India unveils annual solar goals towards 2022 target


India’s Ministry of New and Renewable Energy (MNRE) has released details of just how ambitious its solar installation targets are set to be over the next seven years as the country embarks on an aggressive program of PV deployment.

The country is aiming to install 100 GW of solar PV capacity by 2022, and needs to add more than 95 GW between now and then to hit that goal. The Jawaharlal Nehru National Solar Mission (JNNSM) was created with the intent aim of reaching this target, and the MNRE has now provided a breakdown of exactly how India will seek to transform its renewable energy sector.

According to the details released in the roadmap, 40% of capacity will be added in the rooftop sector (both residential and larger commercial), with grid-scale projects making up the remaining capacity.

Between 2015-2016, India’s target is to add 200 MW of rooftop solar and 1.8 GW of ground-mounted projects – a total of 2 GW. However, the pace of installation is projected to accelerate rapidly between 2016-17, with an annual target of 12 GW set (4.8 GW for rooftop, 7.2 GW for ground-mount), and then increasing slightly each year (15 GW, then 16 GW, then 17 GW) before both 2020-21 and 2021-22 outline 17.5 GW annual solar targets each.

These ambitious targets look just about feasible in the ground-mount segment, but reaching 4.8 GW of distributed solar PV by 2017 looks a tad ambitious, as is the wider goal of 40 GW of rooftop solar PV by 2022.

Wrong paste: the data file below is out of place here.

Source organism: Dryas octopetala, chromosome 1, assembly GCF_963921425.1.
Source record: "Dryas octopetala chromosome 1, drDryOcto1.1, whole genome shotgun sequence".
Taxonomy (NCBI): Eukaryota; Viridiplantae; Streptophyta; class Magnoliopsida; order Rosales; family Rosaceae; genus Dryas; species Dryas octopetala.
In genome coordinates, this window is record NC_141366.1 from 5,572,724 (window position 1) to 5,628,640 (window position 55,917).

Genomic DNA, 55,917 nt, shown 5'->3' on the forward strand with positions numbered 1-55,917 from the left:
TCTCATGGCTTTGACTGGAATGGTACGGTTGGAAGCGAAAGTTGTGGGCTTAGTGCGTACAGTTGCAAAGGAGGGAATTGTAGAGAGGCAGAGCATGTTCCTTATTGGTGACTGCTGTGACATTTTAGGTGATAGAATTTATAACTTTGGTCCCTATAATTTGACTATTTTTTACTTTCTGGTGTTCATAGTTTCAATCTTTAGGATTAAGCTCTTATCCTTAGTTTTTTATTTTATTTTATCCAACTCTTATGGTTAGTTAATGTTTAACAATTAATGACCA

Currently, India’s cumulative solar PV capacity stands at just over 4 GW, but there remain structural and investment challenges that the country must overcome if it is to build substantially on that figure every year.

Leading analysts au fait with the Indian solar market expect the country to enjoy impressive growth over the next few years, but to likely fall short of its intended goal. Deutsche Bank, for example, anticipates a sum of 34 GW of capacity by 2020, while Bridge to India expects around 31 GW by 2019.

Substantial investment is required in the electrical grid to support the anticipated ramp-up of renewable energy sources, especially that of a distributed nature, currently planned, and with more than 400 million households currently lacking electricity, that goal represents one of Prime Minister Modi’s greatest challenges.

Even with current grid capacity expansions, India may still have around 75 million of its population remaining off the grid by 2024, found a recent report by Goldman Sachs.

Interest in the solar opportunities that exist in the country has been brisk, however, with an estimated $300 billion of foreign investment planned throughout India’s renewable energy sector over the next ten years. This figure includes a $20 billion pledge by Japan’s SoftBank Corp and Taiwain’s Foxconn to establish a range of solar PV projects across the country.

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